Most comic book fans have a solid idea about what they’re going to buy every week as they descend upon their local comic shop. With that said, there’s still a lot of fun to be had just glancing at the week’s new releases and taking a chance on a book that looks promising, funny, scary, etc. That’s where covers come in. A fantastic image can make the difference between trying something new or saying, “Nah, not this week.”
In that spirit, here are the covers that captured our attention this week, with entries from comics editor Chris Coplan. This is Judging by the Cover.
Silver Surfer: Ghost Light #1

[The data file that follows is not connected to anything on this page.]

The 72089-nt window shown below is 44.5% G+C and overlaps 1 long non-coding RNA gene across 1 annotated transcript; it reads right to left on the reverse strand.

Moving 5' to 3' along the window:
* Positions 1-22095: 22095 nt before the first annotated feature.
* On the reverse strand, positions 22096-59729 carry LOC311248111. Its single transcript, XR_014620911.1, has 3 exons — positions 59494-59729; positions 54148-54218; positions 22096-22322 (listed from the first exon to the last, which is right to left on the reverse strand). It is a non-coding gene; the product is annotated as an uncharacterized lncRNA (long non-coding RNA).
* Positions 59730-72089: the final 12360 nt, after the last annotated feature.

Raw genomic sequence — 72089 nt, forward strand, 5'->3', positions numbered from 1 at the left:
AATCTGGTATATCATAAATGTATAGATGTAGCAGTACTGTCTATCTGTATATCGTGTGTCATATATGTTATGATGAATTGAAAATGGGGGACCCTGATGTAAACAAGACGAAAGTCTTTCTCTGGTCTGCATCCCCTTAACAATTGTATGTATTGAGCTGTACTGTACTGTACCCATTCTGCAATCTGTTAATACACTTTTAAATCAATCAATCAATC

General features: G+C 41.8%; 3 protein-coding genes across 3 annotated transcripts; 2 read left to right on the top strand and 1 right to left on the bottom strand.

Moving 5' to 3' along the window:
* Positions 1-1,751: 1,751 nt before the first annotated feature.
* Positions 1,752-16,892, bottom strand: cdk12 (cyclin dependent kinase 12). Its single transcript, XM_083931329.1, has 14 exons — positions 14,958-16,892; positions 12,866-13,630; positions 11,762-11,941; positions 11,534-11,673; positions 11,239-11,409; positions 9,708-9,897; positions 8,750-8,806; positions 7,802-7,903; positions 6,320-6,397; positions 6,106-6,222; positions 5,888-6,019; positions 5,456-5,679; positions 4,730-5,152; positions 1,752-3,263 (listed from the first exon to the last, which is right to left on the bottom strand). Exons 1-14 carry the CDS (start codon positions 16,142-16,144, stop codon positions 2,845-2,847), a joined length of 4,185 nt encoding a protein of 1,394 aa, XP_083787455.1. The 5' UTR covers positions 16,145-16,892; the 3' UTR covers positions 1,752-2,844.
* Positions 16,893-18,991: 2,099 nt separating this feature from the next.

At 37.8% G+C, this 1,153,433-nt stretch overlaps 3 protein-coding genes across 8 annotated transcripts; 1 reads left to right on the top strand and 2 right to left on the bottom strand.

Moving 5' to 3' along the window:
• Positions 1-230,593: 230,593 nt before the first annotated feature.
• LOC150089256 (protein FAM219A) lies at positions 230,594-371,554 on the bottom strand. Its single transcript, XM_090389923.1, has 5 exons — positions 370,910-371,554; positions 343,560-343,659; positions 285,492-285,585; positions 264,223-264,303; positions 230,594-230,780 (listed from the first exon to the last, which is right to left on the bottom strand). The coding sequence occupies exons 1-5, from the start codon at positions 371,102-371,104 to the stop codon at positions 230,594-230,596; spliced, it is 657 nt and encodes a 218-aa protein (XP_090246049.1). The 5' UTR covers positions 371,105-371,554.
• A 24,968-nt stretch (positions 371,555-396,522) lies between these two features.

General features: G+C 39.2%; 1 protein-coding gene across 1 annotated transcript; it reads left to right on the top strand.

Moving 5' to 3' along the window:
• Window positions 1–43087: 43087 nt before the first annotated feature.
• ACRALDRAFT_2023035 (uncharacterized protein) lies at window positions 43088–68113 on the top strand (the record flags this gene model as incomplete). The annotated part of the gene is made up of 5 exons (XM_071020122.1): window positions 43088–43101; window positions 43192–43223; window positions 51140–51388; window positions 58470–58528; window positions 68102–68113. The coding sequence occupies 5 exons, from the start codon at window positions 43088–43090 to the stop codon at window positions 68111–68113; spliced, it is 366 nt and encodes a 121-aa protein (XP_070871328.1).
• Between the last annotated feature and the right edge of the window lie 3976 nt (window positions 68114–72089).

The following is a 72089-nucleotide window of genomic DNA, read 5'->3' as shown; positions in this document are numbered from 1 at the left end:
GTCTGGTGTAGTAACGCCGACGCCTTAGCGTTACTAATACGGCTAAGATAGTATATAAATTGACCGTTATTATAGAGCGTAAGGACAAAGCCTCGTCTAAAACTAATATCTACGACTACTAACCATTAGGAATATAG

Cover by Taurin Clarke
If you’re a frequent listener to the AIPT Podcast, you may have already heard me (somewhat awkwardly) describe my robust interest in the cover to Silver Surfer: Ghost Light. But now I get to do so in a medium where I’m all the more charming and put together, so here we go! There’s so much to be excited for before we even get to the actual cover. Like, the creative team of comics heavyweight John Jennings and Bitch Planet artist Valentine De Landro. Or, how this story focuses on something a tad more accessible, tossing the Surfer directly into a mystery involving the “quiet town of Sweetwater.” But then so much of the weight centers around the excellent cover by Taurin Clarke. It’s not only, as I said, just a compelling piece of art that demonstrates Clarke’s prowess and overall skill, but it also feels like a perfect snapshot of Surfer lore, playing with idea of him (and his “master” Galactus”) while injecting new ideas and energies. The result is a blindingly epic piece of art, and something that grabs every ounce of interest from moment one.